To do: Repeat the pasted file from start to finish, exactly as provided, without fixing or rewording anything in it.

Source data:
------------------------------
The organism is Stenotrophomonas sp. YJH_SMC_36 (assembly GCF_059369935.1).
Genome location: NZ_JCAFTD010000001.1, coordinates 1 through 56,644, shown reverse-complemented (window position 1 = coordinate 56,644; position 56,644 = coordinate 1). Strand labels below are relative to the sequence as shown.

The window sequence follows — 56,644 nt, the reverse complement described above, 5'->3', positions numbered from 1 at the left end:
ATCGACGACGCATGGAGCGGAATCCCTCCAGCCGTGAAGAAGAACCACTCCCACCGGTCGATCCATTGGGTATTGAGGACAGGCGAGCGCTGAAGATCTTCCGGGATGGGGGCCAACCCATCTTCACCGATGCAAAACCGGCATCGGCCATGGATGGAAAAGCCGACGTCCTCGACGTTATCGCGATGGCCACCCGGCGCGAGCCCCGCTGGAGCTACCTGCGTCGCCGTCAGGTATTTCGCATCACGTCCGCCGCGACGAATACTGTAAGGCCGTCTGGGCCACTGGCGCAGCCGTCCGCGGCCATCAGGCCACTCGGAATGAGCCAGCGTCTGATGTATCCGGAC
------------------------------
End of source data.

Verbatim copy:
The organism is Stenotrophomonas sp. YJH_SMC_36 (assembly GCF_059369935.1).
Genome location: NZ_JCAFTD010000001.1, coordinates 1 through 56,644, shown reverse-complemented (window position 1 = coordinate 56,644; position 56,644 = coordinate 1). Strand labels below are relative to the sequence as shown.

The window sequence follows — 56,644 nt, the reverse complement described above, 5'->3', positions numbered from 1 at the left end:
ATCGACGACGCATGGAGCGGAATCCCTCCAGCCGTGAAGAAGAACCACTCCCACCGGTCGATCCATTGGGTATTGAGGACAGGCGAGCGCTGAAGATCTTCCGGGATGGGGGCCAACCCATCTTCACCGATGCAAAACCGGCATCGGCCATGGATGGAAAAGCCGACGTCCTCGACGTTATCGCGATGGCCACCCGGCGCGAGCCCCGCTGGAGCTACCTGCGTCGCCGTCAGGTATTTCGCATCACGTCCGCCGCGACGAATACTGTAAGGCCGTCTGGGCCACTGGCGCAGCCGTCCGCGGCCATCAGGCCACTCGGAATGAGCCAGCGTCTGATGTATCCGGAC